Breaking the Silence

Website for the American Mental Health Counselors Association's Breaking the Silence initiative to address mental health stigma.

It’s Just Locker Room Talk

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By contributing blogger Dr. LaMarr Edgerson

It had been almost a year since I last saw her. Previously, we had unwound, unraveled and released decades of trauma originating in childhood and continuing into adulthood of over five decades. It was very challenging and emotional work that lasted over a year. Finally, the scary voices in her head became quiet, the nightmares disappeared, the hypervigilence vanished, the anxiety dissipated, and her confidence was at an all-time high. My client had reached that point in the therapeutic process that I could finally say, “I think you’re done.” She knew it, smiled and agreed. With a hug, I let her know she could always return for a tune-up if needed.

On this recent visit we greeted one another like old friends as she brought me up to date on her newly found growth and success. I then asked, “What brings you back to me?” As I looked into her eyes, I could see them begin to water as pain emerged from her soul. The tears began to flow and she described her experience of being triggered by a now infamous video. Specifically, she saw a video of Presidential nominee Donald Trump having a conversation, subsequently justified as “just locker room talk.” The lewd and explicit language somehow had awoken nearly forgotten memories from long ago. After watching it she began to experience problems sleeping, hypervigilence and fear. My client also found herself scouring the Internet for unknown reasons until she was finally able to figure why. “I felt abandoned, objectified, and discounted – as if I didn’t matter!” She was slowly recalling the memory of being groped while at work and being date raped while in college. Both experiences she blamed herself.  Like Snow White, memories that were in a deep sleep for decades had awoken – emerging from the shadows of her inner mind.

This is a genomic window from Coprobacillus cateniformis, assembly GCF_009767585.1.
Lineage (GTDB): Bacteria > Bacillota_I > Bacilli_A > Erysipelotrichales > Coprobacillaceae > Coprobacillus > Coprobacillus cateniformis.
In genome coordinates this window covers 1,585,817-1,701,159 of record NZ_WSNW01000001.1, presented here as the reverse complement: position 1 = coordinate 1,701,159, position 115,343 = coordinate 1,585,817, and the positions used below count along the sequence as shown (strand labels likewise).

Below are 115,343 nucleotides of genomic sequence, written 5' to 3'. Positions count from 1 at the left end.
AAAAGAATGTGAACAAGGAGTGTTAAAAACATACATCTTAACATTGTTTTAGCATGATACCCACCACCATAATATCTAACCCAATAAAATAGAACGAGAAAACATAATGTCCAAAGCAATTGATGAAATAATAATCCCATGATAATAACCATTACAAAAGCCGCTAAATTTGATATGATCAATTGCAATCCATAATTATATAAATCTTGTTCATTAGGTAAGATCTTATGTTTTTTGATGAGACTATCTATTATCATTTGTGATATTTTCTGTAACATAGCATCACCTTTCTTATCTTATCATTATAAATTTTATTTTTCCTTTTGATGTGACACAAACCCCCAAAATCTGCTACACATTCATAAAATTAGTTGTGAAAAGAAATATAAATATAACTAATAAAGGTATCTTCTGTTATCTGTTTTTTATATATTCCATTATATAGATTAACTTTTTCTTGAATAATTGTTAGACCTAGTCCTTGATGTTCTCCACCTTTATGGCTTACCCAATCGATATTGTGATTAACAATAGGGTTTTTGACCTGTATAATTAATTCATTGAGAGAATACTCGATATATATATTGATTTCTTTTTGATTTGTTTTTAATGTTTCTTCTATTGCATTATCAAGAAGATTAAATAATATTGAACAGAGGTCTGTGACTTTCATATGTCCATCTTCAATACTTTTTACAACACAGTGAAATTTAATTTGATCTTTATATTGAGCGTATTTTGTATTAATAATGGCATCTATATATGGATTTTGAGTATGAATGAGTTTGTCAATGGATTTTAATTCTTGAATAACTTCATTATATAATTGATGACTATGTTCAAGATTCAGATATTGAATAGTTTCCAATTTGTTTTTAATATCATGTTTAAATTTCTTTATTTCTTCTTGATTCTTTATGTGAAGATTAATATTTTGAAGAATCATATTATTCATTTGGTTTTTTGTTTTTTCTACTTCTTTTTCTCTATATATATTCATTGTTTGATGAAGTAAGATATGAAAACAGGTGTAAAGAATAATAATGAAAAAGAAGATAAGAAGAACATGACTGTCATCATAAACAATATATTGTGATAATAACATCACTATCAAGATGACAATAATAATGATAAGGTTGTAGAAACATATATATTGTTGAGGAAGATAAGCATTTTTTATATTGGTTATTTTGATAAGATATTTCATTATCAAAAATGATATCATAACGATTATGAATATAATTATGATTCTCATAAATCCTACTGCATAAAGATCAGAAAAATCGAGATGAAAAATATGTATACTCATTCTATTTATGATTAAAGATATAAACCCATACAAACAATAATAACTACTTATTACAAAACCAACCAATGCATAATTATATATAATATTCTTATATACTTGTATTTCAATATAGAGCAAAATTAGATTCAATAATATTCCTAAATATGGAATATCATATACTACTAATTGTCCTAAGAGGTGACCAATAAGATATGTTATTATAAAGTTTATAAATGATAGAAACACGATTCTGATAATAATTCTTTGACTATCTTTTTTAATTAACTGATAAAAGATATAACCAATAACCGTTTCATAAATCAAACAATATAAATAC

My client had experienced an unconscious trigger that brought back frightening memories. Victims of trauma are often triggered by sights, sounds, smells or feelings that can cause intense emotional and physical reactions. My client had been a victim of domestic violence for decades. The National Coalition Against Domestic Violence (NCADV) reports, “1 in 3 women and 1 in 4 men have been victims of [some form of] physical violence by an intimate partner within their lifetime.”

October is Domestic Violence Awareness month. As described by the NACDV, “Domestic violence is the willful intimidation, physical assault, battery, sexual assault, and/or other abusive behavior as part of a systematic pattern of power and control perpetrated by one partner against another.” Within domestic violence is a phenomenon known as the Cycle of Violence. In this theory rests typical behaviors of offenders. Those behaviors are: intimidation, emotional abuse, isolation, minimizing, denying and blaming, using children, male privilege, economic abuse, coercion, and threats. In a domestic scenario a victim can suffer from one or all these phases from the cycle of violence. Domestic violence almost always causes post-traumatic stress disorder (PTSD).

Clinical mental health counselors who specialize in post-traumatic stress have spent hundreds and hundreds of hours understanding the psyche and how traumatic incidents have a seemingly impenetrable grip over the mind, body, and spirit. As a clinical mental health counselor who has specialized in traumatic stress for over a decade I am here to say that relief is available if you have been victimized. You do not have to be ashamed of your past or the fact that you need help. Nor, do you have to live in a constant state of fear. There are therapeutic techniques that can give you a tremendous amount of relief. With professional help from a clinical mental health counselor you can regain the life that was stolen.

The American Mental Health Counselors Association (AMHCA) is an organization of almost 8,000 members. We have professionals around the country who have devoted their lives to helping others. If you suffer from domestic violence you should know that help is within your grasp. If you are not sure how to find assistance, go to our our Get Help site. We are happy to direct you to a professional clinical mental health counselor nearby.

Change can happen!

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